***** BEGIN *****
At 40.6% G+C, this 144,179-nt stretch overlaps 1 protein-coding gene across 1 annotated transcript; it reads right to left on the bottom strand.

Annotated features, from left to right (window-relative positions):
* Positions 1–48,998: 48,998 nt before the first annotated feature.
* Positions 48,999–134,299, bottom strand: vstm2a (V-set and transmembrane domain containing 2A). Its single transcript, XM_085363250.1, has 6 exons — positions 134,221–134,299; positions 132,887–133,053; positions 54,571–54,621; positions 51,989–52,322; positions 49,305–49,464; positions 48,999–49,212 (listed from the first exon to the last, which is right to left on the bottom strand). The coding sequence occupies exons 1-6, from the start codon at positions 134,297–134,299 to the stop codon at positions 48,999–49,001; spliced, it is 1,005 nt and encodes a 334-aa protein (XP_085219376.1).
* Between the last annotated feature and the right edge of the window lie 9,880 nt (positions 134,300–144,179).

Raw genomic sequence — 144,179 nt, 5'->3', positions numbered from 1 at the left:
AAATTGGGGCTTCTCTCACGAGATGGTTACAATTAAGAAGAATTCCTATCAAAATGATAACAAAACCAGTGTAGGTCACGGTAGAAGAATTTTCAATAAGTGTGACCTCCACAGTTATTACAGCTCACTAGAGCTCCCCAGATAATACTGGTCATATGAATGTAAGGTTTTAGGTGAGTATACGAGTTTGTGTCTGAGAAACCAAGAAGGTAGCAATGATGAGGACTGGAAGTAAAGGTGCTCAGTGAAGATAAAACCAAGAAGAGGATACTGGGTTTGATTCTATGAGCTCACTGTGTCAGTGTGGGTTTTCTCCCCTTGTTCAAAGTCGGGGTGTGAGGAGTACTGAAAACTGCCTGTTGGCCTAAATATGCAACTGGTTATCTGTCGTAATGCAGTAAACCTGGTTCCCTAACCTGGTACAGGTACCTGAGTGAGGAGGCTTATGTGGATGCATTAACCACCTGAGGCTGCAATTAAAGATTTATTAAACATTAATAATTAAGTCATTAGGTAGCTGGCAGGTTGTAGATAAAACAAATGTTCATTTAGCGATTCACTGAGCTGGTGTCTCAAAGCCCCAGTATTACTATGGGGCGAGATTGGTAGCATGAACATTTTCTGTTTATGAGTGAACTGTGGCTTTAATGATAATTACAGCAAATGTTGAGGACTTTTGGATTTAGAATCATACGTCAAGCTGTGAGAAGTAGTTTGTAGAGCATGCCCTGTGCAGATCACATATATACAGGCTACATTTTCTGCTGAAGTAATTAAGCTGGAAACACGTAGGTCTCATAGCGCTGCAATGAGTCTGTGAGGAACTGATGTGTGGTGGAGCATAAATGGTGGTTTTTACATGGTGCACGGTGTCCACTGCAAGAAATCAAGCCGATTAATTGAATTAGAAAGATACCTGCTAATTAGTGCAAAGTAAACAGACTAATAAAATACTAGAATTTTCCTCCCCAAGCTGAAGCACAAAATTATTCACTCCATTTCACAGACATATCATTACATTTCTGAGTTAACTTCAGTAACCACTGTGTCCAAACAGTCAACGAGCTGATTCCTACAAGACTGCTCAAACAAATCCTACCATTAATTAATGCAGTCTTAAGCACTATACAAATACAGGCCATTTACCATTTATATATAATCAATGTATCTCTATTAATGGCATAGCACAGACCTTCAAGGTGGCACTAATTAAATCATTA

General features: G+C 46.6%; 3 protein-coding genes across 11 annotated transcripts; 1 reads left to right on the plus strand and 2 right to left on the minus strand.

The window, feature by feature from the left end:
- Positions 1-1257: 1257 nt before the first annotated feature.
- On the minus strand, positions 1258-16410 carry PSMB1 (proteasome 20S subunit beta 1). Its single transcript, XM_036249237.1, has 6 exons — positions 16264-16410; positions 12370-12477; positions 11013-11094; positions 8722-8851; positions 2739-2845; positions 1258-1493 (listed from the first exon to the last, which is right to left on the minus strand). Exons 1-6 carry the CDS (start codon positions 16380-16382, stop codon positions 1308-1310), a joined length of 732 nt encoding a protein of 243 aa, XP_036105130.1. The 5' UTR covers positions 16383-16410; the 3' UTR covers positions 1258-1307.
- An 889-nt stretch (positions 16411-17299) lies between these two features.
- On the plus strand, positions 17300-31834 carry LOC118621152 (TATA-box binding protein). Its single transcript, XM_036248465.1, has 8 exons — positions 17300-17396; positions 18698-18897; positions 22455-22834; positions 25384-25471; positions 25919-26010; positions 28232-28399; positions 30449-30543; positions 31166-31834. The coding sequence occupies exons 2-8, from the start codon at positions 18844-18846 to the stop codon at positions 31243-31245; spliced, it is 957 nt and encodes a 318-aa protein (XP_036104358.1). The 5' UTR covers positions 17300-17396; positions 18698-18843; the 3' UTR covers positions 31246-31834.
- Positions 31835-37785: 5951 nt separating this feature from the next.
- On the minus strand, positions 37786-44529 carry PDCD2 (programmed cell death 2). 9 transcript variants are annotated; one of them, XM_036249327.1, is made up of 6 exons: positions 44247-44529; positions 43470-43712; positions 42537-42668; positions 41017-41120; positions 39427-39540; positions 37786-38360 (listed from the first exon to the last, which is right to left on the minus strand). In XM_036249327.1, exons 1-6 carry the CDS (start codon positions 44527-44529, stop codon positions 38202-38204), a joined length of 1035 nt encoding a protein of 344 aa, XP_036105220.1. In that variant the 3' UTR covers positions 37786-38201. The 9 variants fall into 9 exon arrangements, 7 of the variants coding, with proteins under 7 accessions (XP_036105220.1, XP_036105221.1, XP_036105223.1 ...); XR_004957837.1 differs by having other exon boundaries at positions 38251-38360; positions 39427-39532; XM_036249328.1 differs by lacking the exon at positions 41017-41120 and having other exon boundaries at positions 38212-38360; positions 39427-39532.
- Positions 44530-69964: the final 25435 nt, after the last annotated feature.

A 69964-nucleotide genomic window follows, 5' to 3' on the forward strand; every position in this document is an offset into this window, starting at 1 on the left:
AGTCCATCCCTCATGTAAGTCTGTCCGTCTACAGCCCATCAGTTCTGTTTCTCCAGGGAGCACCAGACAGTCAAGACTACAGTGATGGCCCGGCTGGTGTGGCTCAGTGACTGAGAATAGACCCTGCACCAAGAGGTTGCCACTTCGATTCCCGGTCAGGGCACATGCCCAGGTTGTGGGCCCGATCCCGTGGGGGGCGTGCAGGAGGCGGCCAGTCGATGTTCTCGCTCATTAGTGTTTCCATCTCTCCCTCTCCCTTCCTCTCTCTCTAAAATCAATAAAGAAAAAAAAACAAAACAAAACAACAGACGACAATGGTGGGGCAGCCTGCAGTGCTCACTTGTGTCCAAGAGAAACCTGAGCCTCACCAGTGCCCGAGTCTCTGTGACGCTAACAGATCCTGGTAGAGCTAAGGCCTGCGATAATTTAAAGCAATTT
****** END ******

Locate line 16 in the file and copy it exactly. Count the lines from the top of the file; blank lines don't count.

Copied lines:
- Positions 44530-69964: the final 25435 nt, after the last annotated feature.